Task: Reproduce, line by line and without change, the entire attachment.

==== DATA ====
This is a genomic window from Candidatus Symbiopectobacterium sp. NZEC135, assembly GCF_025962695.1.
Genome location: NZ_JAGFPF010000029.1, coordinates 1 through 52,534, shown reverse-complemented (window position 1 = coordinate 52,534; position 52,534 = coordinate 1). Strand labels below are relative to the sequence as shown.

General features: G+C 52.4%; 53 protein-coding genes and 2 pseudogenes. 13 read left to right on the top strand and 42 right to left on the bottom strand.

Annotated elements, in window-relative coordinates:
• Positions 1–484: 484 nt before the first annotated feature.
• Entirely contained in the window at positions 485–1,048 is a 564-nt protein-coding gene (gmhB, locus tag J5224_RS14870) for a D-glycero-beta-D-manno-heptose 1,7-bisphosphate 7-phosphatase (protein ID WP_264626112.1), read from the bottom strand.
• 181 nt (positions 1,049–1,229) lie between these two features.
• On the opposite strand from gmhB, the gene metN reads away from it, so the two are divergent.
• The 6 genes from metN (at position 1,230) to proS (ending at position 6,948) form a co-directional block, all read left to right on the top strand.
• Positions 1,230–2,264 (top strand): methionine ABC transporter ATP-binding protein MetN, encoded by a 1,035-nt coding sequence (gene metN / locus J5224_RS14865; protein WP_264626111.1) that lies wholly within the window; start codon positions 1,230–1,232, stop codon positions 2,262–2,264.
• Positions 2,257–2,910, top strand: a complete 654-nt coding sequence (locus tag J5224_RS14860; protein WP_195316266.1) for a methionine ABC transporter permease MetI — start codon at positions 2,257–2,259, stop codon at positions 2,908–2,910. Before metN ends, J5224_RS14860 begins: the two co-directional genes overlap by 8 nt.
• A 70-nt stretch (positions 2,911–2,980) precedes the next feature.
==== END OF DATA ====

This is a genomic window from Candidatus Symbiopectobacterium sp. NZEC135, assembly GCF_025962695.1.
Genome location: NZ_JAGFPF010000029.1, coordinates 1 through 52,534, shown reverse-complemented (window position 1 = coordinate 52,534; position 52,534 = coordinate 1). Strand labels below are relative to the sequence as shown.

General features: G+C 52.4%; 53 protein-coding genes and 2 pseudogenes. 13 read left to right on the top strand and 42 right to left on the bottom strand.

Annotated elements, in window-relative coordinates:
• Positions 1–484: 484 nt before the first annotated feature.
• Entirely contained in the window at positions 485–1,048 is a 564-nt protein-coding gene (gmhB, locus tag J5224_RS14870) for a D-glycero-beta-D-manno-heptose 1,7-bisphosphate 7-phosphatase (protein ID WP_264626112.1), read from the bottom strand.
• 181 nt (positions 1,049–1,229) lie between these two features.
• On the opposite strand from gmhB, the gene metN reads away from it, so the two are divergent.
• The 6 genes from metN (at position 1,230) to proS (ending at position 6,948) form a co-directional block, all read left to right on the top strand.
• Positions 1,230–2,264 (top strand): methionine ABC transporter ATP-binding protein MetN, encoded by a 1,035-nt coding sequence (gene metN / locus J5224_RS14865; protein WP_264626111.1) that lies wholly within the window; start codon positions 1,230–1,232, stop codon positions 2,262–2,264.
• Positions 2,257–2,910, top strand: a complete 654-nt coding sequence (locus tag J5224_RS14860; protein WP_195316266.1) for a methionine ABC transporter permease MetI — start codon at positions 2,257–2,259, stop codon at positions 2,908–2,910. Before metN ends, J5224_RS14860 begins: the two co-directional genes overlap by 8 nt.
• A 70-nt stretch (positions 2,911–2,980) precedes the next feature.